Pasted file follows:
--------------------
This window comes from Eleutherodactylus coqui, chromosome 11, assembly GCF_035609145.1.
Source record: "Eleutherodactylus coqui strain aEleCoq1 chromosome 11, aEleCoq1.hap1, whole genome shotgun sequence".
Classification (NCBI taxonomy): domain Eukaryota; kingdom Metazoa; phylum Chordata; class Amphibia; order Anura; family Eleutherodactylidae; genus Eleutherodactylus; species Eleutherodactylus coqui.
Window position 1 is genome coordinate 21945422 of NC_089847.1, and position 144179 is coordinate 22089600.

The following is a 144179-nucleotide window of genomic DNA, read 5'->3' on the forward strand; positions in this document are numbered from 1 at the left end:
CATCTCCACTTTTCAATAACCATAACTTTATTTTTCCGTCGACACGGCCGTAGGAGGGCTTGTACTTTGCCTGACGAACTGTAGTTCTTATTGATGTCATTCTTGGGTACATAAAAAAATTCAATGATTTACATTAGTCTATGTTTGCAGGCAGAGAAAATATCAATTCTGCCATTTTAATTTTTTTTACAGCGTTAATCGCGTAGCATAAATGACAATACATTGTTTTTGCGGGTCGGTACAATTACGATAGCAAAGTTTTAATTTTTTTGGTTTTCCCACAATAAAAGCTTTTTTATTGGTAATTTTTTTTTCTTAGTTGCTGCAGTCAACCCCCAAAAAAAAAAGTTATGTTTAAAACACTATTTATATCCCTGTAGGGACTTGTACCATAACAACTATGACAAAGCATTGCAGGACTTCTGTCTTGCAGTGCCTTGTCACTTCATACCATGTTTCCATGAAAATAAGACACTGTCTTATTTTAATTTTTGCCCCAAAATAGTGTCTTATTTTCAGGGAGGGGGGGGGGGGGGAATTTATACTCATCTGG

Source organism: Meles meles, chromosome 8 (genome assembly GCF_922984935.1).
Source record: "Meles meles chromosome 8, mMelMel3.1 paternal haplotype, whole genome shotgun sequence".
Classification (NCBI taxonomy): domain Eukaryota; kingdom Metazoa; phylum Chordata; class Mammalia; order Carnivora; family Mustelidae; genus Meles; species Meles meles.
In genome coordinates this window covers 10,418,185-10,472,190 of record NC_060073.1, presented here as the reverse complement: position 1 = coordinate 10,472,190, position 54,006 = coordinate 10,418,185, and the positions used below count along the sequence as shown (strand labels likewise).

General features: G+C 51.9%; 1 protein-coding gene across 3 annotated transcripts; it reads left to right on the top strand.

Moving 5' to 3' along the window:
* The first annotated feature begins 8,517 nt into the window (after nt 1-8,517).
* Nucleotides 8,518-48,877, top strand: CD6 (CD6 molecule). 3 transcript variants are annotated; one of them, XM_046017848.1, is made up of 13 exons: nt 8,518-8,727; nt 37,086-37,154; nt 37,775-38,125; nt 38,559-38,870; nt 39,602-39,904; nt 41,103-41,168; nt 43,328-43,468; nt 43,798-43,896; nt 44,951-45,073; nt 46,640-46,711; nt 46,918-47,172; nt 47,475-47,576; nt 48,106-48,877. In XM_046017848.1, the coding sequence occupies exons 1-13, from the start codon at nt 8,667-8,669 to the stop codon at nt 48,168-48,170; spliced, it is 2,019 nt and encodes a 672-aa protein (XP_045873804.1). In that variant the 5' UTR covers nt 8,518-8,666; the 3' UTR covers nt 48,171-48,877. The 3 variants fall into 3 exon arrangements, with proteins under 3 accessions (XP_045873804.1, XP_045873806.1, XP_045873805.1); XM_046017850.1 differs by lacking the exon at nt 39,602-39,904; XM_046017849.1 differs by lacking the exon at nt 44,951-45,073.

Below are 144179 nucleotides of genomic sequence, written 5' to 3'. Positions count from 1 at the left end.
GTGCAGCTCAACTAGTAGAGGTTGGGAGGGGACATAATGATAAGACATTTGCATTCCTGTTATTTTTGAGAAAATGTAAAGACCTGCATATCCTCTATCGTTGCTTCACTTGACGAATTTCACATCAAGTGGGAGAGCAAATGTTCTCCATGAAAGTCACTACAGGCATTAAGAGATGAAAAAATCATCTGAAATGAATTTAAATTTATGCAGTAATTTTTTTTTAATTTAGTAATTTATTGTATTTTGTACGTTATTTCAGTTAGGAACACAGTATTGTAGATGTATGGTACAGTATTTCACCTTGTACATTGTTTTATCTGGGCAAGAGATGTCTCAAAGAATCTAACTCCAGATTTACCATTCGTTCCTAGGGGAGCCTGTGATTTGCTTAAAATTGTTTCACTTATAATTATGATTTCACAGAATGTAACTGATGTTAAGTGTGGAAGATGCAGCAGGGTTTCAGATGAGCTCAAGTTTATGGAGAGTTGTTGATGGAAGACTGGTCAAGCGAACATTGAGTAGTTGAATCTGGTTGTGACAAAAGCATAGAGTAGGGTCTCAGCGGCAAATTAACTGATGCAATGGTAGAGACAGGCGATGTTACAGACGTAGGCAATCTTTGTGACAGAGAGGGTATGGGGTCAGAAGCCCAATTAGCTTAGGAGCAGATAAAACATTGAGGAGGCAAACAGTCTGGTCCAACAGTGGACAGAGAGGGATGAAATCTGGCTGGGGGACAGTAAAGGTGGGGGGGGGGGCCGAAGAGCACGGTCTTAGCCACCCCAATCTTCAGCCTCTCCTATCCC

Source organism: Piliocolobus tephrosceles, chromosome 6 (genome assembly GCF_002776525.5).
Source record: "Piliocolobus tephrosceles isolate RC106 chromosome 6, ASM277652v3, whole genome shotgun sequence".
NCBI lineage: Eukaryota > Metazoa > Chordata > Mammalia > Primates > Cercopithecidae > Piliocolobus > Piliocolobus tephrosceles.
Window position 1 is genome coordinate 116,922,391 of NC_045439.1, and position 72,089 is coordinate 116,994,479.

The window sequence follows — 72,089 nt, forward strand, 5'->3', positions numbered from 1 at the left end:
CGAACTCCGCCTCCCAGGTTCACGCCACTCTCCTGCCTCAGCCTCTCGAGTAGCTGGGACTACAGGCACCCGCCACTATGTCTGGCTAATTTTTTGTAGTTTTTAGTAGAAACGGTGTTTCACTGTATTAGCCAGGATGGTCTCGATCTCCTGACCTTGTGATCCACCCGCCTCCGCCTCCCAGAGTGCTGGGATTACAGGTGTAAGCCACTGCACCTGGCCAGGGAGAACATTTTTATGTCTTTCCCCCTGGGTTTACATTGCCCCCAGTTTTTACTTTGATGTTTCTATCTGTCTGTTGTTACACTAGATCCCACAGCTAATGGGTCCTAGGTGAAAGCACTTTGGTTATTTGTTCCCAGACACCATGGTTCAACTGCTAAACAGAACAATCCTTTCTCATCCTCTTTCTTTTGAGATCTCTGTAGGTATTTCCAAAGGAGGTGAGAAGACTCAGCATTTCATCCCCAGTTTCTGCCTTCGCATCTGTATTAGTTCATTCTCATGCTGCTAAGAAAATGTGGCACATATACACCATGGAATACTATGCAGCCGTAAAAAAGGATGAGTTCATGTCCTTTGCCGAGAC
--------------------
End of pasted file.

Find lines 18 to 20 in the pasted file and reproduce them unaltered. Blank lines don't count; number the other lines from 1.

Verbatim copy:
Source record: "Piliocolobus tephrosceles isolate RC106 chromosome 6, ASM277652v3, whole genome shotgun sequence".
NCBI lineage: Eukaryota > Metazoa > Chordata > Mammalia > Primates > Cercopithecidae > Piliocolobus > Piliocolobus tephrosceles.
Window position 1 is genome coordinate 116,922,391 of NC_045439.1, and position 72,089 is coordinate 116,994,479.